1. Not finding help here? Sign up for a free 30min tutor trial with Chegg Tutors
    Dismiss Notice
Dismiss Notice
Join Physics Forums Today!
The friendliest, high quality science and math community on the planet! Everyone who loves science is here!

This one whould be easy

  1. Nov 16, 2008 #1
    1. The problem statement, all variables and given/known data
    Let f:[a,b] -> R where f(x) =1, 0<= x <= 1, and f(x) = 2, 1<x<=2. Show f is riemann integrable on [0,2], and compute integral.



    2. Relevant equations
    A function f, bounded on an interval [a,b] is riemann integrable iff the lower integral equals the upper integral.
    Lower integral is the sup of the lower sum, upper integral the inf of the upper sums.

    lower sum is denoted L(p,f); upper U(p,f).

    f is r. integrable iff for every e >0 there is a partition P such that U(p,f) - L(p,f) <= e.

    What would be really nice is to break this into two integrals, one from o to 1, the other from 1 to 2. However, we "don't know this yet". This question is in a section of the book before the "algebra of integrals" is discussed. We also have not discussed riemann sums yet, and I so I don't think I can mark my partition.

    3. The attempt at a solution
    Okay, so because this function is constant except for a jump at some x_k in [0,2], what I want to do is isolate this point and handle it on its own. So I just call it x_k.

    Next, is obvious that the only place that the lower integral will differ from the upper integral will be about x_k. Part of me also wants to just call x_k 1, but then I don't get the nice coherent notation for writing out my partition. So here let P be a partition of [0,2] such that there are an even number of partitions, and the partitions split around 1 = x_k very nicely.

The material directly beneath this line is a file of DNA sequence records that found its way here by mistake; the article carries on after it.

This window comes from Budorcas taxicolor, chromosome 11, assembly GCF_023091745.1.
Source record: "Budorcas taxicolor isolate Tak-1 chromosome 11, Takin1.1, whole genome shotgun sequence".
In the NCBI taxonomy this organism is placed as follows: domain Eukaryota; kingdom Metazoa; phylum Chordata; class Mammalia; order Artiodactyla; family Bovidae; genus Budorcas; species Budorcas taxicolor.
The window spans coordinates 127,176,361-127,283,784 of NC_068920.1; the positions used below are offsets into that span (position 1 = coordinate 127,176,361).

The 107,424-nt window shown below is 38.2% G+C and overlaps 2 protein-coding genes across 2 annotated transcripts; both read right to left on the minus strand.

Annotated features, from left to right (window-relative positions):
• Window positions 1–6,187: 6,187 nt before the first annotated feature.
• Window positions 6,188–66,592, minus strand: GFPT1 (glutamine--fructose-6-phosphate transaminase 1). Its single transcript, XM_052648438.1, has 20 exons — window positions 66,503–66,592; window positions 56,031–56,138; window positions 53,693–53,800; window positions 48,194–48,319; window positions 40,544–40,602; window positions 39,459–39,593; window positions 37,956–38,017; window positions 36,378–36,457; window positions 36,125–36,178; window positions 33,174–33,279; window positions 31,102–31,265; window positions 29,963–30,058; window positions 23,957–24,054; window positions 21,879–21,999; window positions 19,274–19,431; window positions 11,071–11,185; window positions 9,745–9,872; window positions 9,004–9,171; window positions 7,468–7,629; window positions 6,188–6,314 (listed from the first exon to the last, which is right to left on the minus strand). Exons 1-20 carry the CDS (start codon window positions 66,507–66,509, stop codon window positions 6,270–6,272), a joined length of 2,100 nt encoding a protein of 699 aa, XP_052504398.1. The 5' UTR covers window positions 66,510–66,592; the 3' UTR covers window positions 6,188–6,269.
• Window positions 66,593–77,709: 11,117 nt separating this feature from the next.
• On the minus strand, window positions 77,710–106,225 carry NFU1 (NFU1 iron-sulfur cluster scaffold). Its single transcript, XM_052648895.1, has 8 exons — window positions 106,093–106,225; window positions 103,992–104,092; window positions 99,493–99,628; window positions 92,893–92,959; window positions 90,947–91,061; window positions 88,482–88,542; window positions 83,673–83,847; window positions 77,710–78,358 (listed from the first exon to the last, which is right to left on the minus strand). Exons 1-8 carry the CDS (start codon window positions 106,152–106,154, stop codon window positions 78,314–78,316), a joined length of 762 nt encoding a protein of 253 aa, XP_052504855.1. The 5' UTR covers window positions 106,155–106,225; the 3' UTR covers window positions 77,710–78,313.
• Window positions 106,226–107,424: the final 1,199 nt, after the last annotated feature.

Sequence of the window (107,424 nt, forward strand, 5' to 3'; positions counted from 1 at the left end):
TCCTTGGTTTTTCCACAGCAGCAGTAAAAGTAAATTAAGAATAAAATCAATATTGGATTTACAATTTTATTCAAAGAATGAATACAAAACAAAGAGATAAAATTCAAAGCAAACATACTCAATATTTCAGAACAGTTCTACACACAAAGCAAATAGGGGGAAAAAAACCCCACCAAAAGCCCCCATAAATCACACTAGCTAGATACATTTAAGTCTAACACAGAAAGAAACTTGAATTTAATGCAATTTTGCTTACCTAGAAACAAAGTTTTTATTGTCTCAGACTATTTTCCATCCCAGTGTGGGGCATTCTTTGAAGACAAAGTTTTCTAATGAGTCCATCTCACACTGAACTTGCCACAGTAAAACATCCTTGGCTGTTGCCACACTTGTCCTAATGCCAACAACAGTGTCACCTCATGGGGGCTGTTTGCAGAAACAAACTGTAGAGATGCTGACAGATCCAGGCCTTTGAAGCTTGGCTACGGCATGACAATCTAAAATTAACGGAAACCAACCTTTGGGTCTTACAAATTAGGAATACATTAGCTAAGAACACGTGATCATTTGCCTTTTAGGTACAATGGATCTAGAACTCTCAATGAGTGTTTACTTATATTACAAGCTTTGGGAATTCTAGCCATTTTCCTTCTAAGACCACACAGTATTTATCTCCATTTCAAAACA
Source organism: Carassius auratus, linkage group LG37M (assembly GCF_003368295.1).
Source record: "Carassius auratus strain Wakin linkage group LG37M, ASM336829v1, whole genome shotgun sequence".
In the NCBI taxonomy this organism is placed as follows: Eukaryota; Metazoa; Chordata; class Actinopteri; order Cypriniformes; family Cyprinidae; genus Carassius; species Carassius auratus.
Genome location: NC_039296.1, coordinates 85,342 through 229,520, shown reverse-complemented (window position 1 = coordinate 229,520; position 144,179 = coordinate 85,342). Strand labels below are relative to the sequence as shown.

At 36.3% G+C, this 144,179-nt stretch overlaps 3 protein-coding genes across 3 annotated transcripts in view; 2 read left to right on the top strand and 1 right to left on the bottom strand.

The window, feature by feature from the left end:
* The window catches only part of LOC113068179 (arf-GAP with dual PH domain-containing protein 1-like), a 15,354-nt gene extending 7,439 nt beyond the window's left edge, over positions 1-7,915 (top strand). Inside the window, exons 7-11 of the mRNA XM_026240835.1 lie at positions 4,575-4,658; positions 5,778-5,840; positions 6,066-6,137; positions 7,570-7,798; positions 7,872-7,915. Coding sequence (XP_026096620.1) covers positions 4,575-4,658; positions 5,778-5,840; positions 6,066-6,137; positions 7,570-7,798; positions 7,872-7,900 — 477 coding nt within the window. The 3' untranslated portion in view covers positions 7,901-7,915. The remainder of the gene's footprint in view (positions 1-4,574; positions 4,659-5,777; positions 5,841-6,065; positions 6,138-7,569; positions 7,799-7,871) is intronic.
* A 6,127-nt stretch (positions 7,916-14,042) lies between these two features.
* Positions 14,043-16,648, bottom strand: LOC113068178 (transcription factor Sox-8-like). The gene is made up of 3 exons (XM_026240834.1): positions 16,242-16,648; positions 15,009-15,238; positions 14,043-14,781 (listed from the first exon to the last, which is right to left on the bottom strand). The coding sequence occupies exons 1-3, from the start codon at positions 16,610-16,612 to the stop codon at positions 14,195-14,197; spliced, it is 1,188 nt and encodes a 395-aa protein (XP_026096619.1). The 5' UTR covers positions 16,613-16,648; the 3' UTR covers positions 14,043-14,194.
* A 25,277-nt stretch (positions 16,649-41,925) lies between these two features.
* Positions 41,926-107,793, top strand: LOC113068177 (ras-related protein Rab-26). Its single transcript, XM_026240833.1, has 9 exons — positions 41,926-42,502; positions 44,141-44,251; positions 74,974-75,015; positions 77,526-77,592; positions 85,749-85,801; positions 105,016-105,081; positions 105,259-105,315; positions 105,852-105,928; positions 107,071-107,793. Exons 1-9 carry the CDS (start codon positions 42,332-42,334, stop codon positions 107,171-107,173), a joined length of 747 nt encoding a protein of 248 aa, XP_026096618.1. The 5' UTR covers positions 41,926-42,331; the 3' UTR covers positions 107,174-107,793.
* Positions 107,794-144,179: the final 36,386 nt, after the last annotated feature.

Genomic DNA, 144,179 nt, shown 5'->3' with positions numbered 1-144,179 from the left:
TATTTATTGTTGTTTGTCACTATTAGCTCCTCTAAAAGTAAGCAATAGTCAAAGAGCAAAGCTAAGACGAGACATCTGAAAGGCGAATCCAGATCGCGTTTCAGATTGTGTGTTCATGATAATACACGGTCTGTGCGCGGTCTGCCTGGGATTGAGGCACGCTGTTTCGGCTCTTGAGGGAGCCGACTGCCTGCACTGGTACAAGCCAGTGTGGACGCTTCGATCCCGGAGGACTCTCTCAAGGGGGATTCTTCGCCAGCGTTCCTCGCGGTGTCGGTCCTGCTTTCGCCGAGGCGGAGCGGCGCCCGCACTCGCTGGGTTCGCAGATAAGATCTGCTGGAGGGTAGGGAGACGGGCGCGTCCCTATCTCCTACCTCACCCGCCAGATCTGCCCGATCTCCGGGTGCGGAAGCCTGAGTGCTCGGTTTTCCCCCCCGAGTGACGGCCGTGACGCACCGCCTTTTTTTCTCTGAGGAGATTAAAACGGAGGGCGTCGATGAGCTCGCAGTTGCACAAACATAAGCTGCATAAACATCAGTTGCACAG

I get that the lower integral equals x_n - x_(k+1) equals 2 - 1 = 1. And I stop. This is obviously wrong. The integral should be 3, so I know I am wrong. Can anyone help me out on this one?


    Oh yeah, here is another solution I started working on. Because f is constant most of the time, I can say that f is monotonic. In fact, trivially, I can say that it is increasing if I take increasing to mean >=. Then I have a theorem that if f is monotonic, f is riemann integrable. I just don't know how to deal with the jump. Or does it not matter.

    Thank you PF.
     
  2. jcsd
  3. Nov 16, 2008 #2

    HallsofIvy

    User Avatar
    Staff Emeritus
    Science Advisor

    Break your interval into three intervals: from 0 to 1-1/n, from 1-1/n to 1+ 1/n, and from 1+ 1/n to 2. In the first interval, the "upper" and "lower" sums are the same: 1 times the length- and as n goes to infinity, the length goes to 1. In the third integral, the "upper" and "lower" sums are the same: 2 times the length- and as n goes to infinity, the length goes to 1. For the middle interval, the "upper" sum is 2 times the length while the "lower" length is 1 times the length- but the length goes to 0.

    Any partition can "refined" so that no intervals overlap two of those three.
     
Know someone interested in this topic? Share this thread via Reddit, Google+, Twitter, or Facebook

Have something to add?



Similar Discussions: This one whould be easy
  1. Easy one! (Replies: 2)

Loading...